Described as “one of Mexico’s most highly regarded works of political cinema,” Criterion resurrects the highly charged 1976 documentary, Canoa: A Shameful Memory, from director Felipe Cazals. Much like Criterion’s recent restoration of 1963’s The Executioner from Spanish filmmaker Luis Garcia Berlanga, this is yet another fantastic introduction to another Spanish language filmmaker whose politically subversive works haven’t been popularized in the States. Cazals is considered, alongside Arturo Ripstein, as one of the most important Mexican filmmakers of his generation. One of his most notable achievements, this hybrid-styled documentary reenacts a real-life tragedy wherein several university employees were viciously attacked, leading to death and dismemberment at the hands of rural villagers besotted by political and religious furor at the behest of the local priest, imploding with shocking, grindhouse style violence. Despite its exploitation elements, this progressive indictment on religious mania and its indoctrination of fear and ignorance upon isolated populations remains shocking and potent. Awarded the Silver Bear at the 1976 Berlin International Film Festival, the restoration was also a part of the 2017 Berlinale in its Classic program.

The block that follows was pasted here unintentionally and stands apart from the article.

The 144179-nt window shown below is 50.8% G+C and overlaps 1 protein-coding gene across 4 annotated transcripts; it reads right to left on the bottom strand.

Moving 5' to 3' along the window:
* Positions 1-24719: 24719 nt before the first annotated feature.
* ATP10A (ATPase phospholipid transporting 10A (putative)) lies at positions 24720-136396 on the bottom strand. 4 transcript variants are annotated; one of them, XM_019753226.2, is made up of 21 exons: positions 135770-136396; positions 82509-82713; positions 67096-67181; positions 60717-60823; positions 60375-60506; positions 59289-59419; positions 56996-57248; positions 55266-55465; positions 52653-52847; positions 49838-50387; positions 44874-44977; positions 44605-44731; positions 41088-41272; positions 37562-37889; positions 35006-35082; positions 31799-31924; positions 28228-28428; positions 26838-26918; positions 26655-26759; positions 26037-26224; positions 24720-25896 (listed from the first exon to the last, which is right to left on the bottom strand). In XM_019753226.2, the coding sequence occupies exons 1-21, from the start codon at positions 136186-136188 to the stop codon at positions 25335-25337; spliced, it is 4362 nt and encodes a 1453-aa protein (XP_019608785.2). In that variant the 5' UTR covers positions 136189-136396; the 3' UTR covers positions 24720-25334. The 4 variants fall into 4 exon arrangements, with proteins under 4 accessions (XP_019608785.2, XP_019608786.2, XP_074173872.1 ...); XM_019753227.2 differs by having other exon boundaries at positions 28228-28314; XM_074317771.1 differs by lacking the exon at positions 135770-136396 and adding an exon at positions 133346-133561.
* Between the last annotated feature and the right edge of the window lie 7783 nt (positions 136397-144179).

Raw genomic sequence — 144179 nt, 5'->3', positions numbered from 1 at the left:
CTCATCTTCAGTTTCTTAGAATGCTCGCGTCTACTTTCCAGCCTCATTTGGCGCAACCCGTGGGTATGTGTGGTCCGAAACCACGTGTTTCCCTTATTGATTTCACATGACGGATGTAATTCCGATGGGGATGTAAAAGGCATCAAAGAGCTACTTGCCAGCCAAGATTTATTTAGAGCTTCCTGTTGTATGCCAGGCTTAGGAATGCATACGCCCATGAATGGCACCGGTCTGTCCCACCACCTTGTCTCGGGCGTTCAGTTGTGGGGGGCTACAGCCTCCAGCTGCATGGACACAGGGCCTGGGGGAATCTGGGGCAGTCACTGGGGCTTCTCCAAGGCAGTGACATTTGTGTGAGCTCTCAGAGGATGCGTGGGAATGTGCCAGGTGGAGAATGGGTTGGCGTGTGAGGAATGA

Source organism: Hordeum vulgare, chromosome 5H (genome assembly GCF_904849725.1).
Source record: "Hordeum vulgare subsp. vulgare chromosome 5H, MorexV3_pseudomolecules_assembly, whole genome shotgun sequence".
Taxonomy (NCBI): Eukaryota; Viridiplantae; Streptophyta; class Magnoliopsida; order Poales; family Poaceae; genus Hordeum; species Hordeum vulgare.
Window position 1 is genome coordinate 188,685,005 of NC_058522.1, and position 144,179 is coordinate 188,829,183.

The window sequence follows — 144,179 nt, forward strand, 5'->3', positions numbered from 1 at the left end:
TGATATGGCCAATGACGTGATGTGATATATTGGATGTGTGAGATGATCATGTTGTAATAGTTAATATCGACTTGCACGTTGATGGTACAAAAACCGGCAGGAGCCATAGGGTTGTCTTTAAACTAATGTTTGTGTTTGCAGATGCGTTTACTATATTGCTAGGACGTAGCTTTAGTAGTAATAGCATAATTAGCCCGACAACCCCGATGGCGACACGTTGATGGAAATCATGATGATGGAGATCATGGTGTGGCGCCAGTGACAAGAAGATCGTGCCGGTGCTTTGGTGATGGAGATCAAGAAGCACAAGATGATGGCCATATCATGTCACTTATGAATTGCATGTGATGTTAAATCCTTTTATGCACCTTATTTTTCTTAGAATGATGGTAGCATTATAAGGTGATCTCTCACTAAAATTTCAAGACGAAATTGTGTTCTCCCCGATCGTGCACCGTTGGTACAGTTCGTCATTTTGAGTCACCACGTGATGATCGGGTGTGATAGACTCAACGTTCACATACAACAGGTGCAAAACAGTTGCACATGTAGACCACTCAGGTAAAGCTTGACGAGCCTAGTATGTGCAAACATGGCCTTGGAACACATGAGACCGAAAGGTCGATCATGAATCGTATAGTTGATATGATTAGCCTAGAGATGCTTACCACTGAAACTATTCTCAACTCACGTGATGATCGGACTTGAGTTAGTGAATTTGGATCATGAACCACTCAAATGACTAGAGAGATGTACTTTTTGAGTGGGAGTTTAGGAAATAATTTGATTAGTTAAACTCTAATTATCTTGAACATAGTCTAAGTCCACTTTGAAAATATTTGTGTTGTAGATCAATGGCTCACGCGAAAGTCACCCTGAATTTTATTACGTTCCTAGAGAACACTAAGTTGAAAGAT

On September 14, 1968, five employees (Roberto Sosa, Arturo Alegro, Carlos Chavez, Jaime Garcia, and Gerardo Vigil) from the University of Puebla take a road trip for the weekend to San Miguel Canoa, a small town located several kilometers from their city. Once there, they had planned on climbing the local volcano, La Malinche, which was something of a local hiking tradition. However, significant political unrest and unease finds the young met with hostility and disdain once they reach Canoa. A rainstorm necessitates their need for shelter, but since the local priest (Enrique Lucero) denies them accommodations, the obedient locals follow suit, and begin to gather forces in allegiance against the young men, believing them to be Communists who intend to break into the church and hang their flag atop it. Vehemently opposed against the mere mention of Communist infiltration, the townsfolk descend upon the young men, who at last had found shelter with the local villager Lucas Garcia (Ernesto Gomez Cruz).
Structured as a faux documentary, Cazals leads us through the brief history and geographical logistics of Canoa with the help of a sombrero wearing narrator, played by Salvador Sanchez. A witness to the unfolding tragedy, he informs us with increasingly foreboding menace of the elements which caused the events of September 14, 1968 in Canoa, and are linked inextricably to the more famous Tlatelolco massacre which transpired only two weeks later. “Some bad shit is going to happen in this town,” he concludes after leading us through the poverty which has stymied the education system and availability of local resources—the lack of water and an irrigation system requires the locals to drink a pulpy substance, pulque.